Tanaka phrased her response in the form of two questions and a terse statement: “1. Can she sing? 2. Can she dance? 3. It’s a friggin’ mermaid.””
so that argument about “they just cast the most talented person” only applies when a character of color is whitewashed? shocker
And that’s why it’s always about colour and the fact that y’all believe the most talented people have to be white by default.
We did this in 2015.
And in 2016.
Now it’s 2017 and I’ve got at least four different posts on racebending under my belt because nerds still don’t know how to behave.
This is an ongoing project looking at the continuing state of fandom’s reaction to racebending following my first piece on how badly comic fans respond to racebending in the works that they love and three years in, people are still cutting up about racebending while claiming not to be racist.
They’re not racist, they claim in comment sections across the internet, but the idea of Black women being cast as aliens, goddesses, and the iconic love interest of the Fastest Man Alive, still sends them into literal conniptions. They assume that racebending is Social Justice Gone Wild, not the best actor/actress being chosen for the role. At multiple points, I’ve seen them claim that white redheads are being erased from popular culture.
Of course, these same people screaming about authenticity and sticking to the source material stay silent in the face of whitewashing (as in the case of Deadpool actor Ed Skrein initially being tapped to play a Japanese character in the upcoming Hellboy remake).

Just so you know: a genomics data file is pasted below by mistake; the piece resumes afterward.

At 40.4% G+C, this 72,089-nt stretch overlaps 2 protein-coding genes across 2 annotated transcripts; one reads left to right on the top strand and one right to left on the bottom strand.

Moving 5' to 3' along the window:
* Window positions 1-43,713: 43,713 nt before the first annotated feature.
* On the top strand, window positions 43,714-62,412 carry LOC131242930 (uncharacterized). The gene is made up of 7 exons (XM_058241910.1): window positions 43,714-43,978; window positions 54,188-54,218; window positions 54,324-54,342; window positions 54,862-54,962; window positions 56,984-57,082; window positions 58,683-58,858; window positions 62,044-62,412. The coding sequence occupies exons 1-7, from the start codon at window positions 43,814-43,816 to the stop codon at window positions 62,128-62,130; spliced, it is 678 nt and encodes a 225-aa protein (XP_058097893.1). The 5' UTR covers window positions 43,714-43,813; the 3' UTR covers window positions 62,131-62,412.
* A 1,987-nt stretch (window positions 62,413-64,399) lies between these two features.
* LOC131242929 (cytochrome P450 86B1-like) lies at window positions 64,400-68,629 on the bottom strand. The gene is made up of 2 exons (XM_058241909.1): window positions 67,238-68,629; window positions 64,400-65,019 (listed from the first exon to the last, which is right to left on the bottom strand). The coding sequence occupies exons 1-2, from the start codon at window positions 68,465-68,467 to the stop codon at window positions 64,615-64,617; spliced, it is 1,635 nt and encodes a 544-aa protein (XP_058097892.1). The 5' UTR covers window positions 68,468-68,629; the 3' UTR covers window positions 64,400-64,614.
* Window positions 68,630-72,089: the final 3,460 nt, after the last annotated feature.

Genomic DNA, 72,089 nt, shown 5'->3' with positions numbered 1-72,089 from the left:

Dear Comic Fans, Guess What: You’re Still Not Handling Racebending and Diverse Casting Very Well!
Every year, I hope that my fellow nerds will realize that racebending isn’t an attempt to steal the game from white fans, but to level a historically uneven playing field. Every year, I try to imagine what the internet would look like if nerds didn’t accuse Hollywood of “blackwashing” or of “redhead erasure” every time a Black person is cast as their favorite white redhead. Every year, I wonder what it would feel like to make my way through nerdy websites without seeing Black people insulted or blamed for destroying nerdy media around the world.
And every year I’m disappointed.
I don’t want to make another post pointing out how comic fans around the world are still racist babies about racebending next year, but we’re three for three and as more casting announcements come out for comic adaptations, I’m assuming that this absolutely fake outrage will only increase.
Don’t they have anything better to do than get angry over casting news on the internet?
I mean… it’s just a comic book character casting. It’s not that serious.
Here’s hoping that this time next year, nerds will be a little less racist about racebending. I doubt it, but I have to stay hopeful. Also, this post is a little over three thousand words long. Geez.
This piece is available in three different formats and for the next two weeks, patrons are the only people that’ll see it.